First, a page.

Why you should talk to a designer earlier than you think

Three reasons: Constraints, goals, and actions

Designers design. You know that you should contact a designer when you need to have something designed (and when you have the budget for it). That’s common sense (well, except maybe the budget part).

The thing is:

  • Designing is problem solving. When you think about it this way, it changes your perspective on when you can contact a designer.
  • No one is born with the skill of buying design services. It can be intimidating. It’s a skill, so it needs to be learned. It requires time and money and attention and building trust. It sounds like a big deal. Well, it is. And mature designers are equipped with tools to help you become fantastic at buying design services. Know that and contact a designer when you feel you should do so but don’t know where to start.

Here are three things designers can help you with:

A white sheet of paper & constraints

A white piece of paper is probably the cheapest item that can be intimidating. You don’t even need a physical piece of paper — a white sheet of digital paper from Microsoft Word will do the job.

You may think you are in a place where you don’t have too many restrictions. You may think you can afford everything and that money does not play a role. You may think that time is irrelevant and that the most important thing is quality. You might think… a lot of things. These delusions can paralyze you, stop you, send you into hibernation, and feature you in “Groundhog Day”. However, the truth is that there are limitations in each project. Limitations that allow you to constructively fill even the most intimidating white piece of paper. In a finite amount of time. In a satisfactory manner.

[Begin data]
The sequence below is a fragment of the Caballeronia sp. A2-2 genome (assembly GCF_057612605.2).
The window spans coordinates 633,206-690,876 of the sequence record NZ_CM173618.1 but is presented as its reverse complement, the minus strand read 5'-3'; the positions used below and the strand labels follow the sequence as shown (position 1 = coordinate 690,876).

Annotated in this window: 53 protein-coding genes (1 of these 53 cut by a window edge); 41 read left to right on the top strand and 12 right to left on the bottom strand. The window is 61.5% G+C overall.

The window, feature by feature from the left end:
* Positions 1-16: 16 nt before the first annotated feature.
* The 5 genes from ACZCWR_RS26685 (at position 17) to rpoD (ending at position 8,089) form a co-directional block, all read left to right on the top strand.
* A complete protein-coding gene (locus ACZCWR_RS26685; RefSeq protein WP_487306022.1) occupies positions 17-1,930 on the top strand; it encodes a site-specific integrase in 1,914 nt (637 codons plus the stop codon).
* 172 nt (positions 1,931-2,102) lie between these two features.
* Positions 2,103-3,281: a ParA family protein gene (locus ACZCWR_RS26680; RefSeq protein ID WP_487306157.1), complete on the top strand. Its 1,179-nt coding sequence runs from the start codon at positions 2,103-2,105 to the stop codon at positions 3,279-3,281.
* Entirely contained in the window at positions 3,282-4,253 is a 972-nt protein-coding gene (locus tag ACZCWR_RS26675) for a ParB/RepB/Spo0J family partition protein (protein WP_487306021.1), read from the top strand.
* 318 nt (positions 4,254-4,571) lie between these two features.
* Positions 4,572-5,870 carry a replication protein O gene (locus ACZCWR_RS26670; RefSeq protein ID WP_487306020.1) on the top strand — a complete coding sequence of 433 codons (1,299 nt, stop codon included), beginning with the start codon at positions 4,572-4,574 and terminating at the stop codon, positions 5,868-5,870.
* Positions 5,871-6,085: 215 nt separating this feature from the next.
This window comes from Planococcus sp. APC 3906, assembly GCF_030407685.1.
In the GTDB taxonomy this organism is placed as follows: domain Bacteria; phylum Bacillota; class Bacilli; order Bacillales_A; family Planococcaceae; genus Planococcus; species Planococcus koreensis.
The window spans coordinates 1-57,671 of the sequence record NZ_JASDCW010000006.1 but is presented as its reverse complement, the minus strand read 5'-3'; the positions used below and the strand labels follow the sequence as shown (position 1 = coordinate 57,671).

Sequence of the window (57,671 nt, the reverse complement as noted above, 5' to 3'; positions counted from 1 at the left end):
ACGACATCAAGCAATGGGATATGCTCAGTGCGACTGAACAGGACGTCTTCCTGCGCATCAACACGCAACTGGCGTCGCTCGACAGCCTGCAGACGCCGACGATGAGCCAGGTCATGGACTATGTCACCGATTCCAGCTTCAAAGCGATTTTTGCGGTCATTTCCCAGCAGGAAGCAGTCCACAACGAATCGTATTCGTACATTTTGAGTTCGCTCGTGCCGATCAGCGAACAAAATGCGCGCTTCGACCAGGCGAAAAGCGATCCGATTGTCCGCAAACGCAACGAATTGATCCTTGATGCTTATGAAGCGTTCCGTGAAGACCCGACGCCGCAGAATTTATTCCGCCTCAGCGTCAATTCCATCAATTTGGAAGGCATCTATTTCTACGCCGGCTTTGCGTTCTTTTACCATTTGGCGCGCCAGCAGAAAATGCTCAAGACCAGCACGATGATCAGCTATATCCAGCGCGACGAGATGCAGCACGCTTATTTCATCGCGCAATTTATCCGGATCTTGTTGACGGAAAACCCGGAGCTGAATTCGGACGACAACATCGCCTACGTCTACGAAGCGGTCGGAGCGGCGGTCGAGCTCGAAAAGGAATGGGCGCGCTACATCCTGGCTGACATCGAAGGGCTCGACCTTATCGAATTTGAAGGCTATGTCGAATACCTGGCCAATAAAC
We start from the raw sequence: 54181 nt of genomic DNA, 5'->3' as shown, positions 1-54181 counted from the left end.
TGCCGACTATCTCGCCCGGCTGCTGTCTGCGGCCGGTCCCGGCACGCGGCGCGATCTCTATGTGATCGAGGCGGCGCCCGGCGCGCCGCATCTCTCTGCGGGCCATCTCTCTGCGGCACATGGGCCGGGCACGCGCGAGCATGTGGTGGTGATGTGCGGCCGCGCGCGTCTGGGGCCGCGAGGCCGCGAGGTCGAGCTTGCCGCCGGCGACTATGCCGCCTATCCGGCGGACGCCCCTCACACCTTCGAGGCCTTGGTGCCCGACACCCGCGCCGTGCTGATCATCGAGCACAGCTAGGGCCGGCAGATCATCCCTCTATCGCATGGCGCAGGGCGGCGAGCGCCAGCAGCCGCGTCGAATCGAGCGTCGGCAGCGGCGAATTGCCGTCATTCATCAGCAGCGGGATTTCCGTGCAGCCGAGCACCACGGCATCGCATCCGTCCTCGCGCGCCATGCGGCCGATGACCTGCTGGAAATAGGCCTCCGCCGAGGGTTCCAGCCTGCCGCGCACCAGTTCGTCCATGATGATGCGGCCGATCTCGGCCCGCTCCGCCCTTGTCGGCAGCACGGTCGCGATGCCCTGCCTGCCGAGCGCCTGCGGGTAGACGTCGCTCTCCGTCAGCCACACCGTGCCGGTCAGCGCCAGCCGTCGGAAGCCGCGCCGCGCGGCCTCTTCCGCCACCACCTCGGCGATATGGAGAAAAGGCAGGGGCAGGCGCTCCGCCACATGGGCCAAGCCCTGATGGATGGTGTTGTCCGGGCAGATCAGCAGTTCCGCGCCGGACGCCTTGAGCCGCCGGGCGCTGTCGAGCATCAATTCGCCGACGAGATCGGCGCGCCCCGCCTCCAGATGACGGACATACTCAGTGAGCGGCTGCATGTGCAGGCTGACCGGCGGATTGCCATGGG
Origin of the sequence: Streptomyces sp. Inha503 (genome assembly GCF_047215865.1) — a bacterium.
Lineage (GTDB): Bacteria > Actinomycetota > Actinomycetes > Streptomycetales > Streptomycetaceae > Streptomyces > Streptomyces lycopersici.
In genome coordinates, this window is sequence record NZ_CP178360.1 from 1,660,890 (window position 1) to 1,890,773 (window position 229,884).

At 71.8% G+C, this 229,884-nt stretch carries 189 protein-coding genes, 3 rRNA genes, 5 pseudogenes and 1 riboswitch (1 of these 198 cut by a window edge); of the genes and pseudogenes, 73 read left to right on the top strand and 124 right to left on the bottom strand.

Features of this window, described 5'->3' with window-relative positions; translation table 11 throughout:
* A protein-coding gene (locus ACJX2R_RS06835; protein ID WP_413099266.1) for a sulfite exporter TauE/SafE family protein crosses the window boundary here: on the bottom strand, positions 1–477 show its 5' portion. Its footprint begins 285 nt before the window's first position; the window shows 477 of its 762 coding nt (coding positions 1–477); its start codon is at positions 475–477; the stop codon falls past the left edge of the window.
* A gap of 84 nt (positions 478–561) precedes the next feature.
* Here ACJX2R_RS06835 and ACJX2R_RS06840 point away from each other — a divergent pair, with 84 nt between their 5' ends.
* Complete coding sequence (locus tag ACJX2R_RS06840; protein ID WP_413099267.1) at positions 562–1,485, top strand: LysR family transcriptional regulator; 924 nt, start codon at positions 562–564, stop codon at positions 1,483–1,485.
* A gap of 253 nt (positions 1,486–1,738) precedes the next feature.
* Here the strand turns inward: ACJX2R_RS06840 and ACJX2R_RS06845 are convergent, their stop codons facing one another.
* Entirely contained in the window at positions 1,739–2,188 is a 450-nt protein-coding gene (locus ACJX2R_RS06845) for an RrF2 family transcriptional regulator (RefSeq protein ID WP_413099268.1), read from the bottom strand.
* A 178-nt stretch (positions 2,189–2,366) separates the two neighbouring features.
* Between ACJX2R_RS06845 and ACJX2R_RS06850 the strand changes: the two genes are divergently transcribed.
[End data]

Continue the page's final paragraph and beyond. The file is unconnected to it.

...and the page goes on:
Part of the designer’s job is to build constraint systems that, over time, make it easier to make further decisions and ensure coherent work results.

Think about talking to a designer if you feel uncomfortable with your white piece of paper, if you don’t want to face it alone, or when you feel like you’re starring in “Groundhog Day”. There is no reason to wait until you have something “concrete” to draw. Design begins before anyone even touches a piece of paper.

Data & goals

There are two types of people: those who collect data and those who don’t. There are two types of people who collect data: those who analyze it and those who don’t. There are two types of people who analyze data: those who do it meaningfully and those who don’t.

To meaningfully analyze data, you must have clearly defined goals. To have clearly defined goals, you must have clearly defined metrics. It’s next to impossible to improve something that you are not measuring.

Including the simplest Google Analytics tracking code in your website or application is not enough.

Goals aren’t easy, either: They must be at least SMART (Specific, Measurable, Achievable, Realistic, Time–bound).

A mature designer can also help you in your journey on this topic.

Roadmaps & actions

A designer most likely has a different vision of your project’s roadmap than you. Questions to answer and hypotheses to test instead of a list of the software functions? I think this different vision may interest you.

Also, an integral part of the design process is defining a design problem. Only after getting to know the problem can one explore potential solutions and measures to solve it. Designers have experience in this.

You don’t have to do this work alone, either.

If you are interested in the topics I touched upon in this short article, I recommend reading these two books: